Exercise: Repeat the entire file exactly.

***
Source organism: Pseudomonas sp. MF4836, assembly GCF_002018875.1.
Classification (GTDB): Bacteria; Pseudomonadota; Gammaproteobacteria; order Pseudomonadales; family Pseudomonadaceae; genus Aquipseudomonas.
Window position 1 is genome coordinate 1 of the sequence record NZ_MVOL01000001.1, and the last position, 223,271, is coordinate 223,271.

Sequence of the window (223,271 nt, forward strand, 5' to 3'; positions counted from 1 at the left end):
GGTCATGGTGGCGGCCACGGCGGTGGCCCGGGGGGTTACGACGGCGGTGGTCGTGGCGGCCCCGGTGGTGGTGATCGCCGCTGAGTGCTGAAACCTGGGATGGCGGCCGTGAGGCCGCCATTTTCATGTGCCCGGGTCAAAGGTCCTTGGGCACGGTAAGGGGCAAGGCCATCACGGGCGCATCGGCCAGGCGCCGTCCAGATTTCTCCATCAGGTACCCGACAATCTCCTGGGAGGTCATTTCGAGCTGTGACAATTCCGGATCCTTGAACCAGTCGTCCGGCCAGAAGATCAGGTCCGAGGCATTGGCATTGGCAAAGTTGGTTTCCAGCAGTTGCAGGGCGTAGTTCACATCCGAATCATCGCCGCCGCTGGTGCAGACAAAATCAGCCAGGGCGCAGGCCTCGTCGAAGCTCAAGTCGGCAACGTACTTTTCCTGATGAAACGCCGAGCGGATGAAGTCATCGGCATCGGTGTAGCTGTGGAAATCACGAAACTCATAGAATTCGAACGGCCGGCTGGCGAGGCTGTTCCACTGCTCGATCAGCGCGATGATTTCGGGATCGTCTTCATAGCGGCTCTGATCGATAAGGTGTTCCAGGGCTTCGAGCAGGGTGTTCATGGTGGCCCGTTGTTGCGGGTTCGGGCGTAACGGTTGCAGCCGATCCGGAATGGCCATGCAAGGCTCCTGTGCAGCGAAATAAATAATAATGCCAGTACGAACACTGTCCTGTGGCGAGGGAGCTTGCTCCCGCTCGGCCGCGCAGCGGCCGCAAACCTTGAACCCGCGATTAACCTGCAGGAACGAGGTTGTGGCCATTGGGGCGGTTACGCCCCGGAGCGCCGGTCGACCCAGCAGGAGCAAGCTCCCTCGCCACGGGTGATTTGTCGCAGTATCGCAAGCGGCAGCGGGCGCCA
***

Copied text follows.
Source organism: Pseudomonas sp. MF4836, assembly GCF_002018875.1.
Classification (GTDB): Bacteria; Pseudomonadota; Gammaproteobacteria; order Pseudomonadales; family Pseudomonadaceae; genus Aquipseudomonas.
Window position 1 is genome coordinate 1 of the sequence record NZ_MVOL01000001.1, and the last position, 223,271, is coordinate 223,271.

Sequence of the window (223,271 nt, forward strand, 5' to 3'; positions counted from 1 at the left end):
GGTCATGGTGGCGGCCACGGCGGTGGCCCGGGGGGTTACGACGGCGGTGGTCGTGGCGGCCCCGGTGGTGGTGATCGCCGCTGAGTGCTGAAACCTGGGATGGCGGCCGTGAGGCCGCCATTTTCATGTGCCCGGGTCAAAGGTCCTTGGGCACGGTAAGGGGCAAGGCCATCACGGGCGCATCGGCCAGGCGCCGTCCAGATTTCTCCATCAGGTACCCGACAATCTCCTGGGAGGTCATTTCGAGCTGTGACAATTCCGGATCCTTGAACCAGTCGTCCGGCCAGAAGATCAGGTCCGAGGCATTGGCATTGGCAAAGTTGGTTTCCAGCAGTTGCAGGGCGTAGTTCACATCCGAATCATCGCCGCCGCTGGTGCAGACAAAATCAGCCAGGGCGCAGGCCTCGTCGAAGCTCAAGTCGGCAACGTACTTTTCCTGATGAAACGCCGAGCGGATGAAGTCATCGGCATCGGTGTAGCTGTGGAAATCACGAAACTCATAGAATTCGAACGGCCGGCTGGCGAGGCTGTTCCACTGCTCGATCAGCGCGATGATTTCGGGATCGTCTTCATAGCGGCTCTGATCGATAAGGTGTTCCAGGGCTTCGAGCAGGGTGTTCATGGTGGCCCGTTGTTGCGGGTTCGGGCGTAACGGTTGCAGCCGATCCGGAATGGCCATGCAAGGCTCCTGTGCAGCGAAATAAATAATAATGCCAGTACGAACACTGTCCTGTGGCGAGGGAGCTTGCTCCCGCTCGGCCGCGCAGCGGCCGCAAACCTTGAACCCGCGATTAACCTGCAGGAACGAGGTTGTGGCCATTGGGGCGGTTACGCCCCGGAGCGCCGGTCGACCCAGCAGGAGCAAGCTCCCTCGCCACGGGTGATTTGTCGCAGTATCGCAAGCGGCAGCGGGCGCCA